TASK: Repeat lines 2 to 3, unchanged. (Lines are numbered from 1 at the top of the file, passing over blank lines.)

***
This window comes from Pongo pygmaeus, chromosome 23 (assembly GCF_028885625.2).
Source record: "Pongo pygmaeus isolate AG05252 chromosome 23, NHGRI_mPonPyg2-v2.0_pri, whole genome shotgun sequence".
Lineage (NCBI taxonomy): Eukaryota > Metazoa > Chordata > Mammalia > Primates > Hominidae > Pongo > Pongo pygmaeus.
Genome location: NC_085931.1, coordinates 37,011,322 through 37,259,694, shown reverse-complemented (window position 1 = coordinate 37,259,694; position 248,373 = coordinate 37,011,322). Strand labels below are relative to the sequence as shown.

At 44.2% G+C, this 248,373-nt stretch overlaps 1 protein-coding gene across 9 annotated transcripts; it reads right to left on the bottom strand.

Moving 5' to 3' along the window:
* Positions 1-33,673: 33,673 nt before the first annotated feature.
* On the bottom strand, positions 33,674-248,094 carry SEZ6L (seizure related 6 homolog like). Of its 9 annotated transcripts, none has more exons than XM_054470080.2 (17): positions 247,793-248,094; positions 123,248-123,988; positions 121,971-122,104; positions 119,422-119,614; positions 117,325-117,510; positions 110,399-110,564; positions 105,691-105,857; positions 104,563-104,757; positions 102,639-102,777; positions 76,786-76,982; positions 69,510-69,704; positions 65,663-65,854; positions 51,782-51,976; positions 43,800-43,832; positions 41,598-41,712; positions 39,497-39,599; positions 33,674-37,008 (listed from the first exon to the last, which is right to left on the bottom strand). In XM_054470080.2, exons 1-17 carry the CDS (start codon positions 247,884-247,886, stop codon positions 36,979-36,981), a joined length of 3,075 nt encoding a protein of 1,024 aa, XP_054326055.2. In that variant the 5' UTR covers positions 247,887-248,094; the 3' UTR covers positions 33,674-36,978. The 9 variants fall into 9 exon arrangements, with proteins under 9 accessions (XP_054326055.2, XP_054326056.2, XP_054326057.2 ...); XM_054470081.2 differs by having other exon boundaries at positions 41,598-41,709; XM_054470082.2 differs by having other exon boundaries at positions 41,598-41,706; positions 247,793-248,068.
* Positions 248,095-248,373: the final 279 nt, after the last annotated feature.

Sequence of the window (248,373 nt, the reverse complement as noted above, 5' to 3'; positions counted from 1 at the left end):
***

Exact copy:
Source record: "Pongo pygmaeus isolate AG05252 chromosome 23, NHGRI_mPonPyg2-v2.0_pri, whole genome shotgun sequence".
Lineage (NCBI taxonomy): Eukaryota > Metazoa > Chordata > Mammalia > Primates > Hominidae > Pongo > Pongo pygmaeus.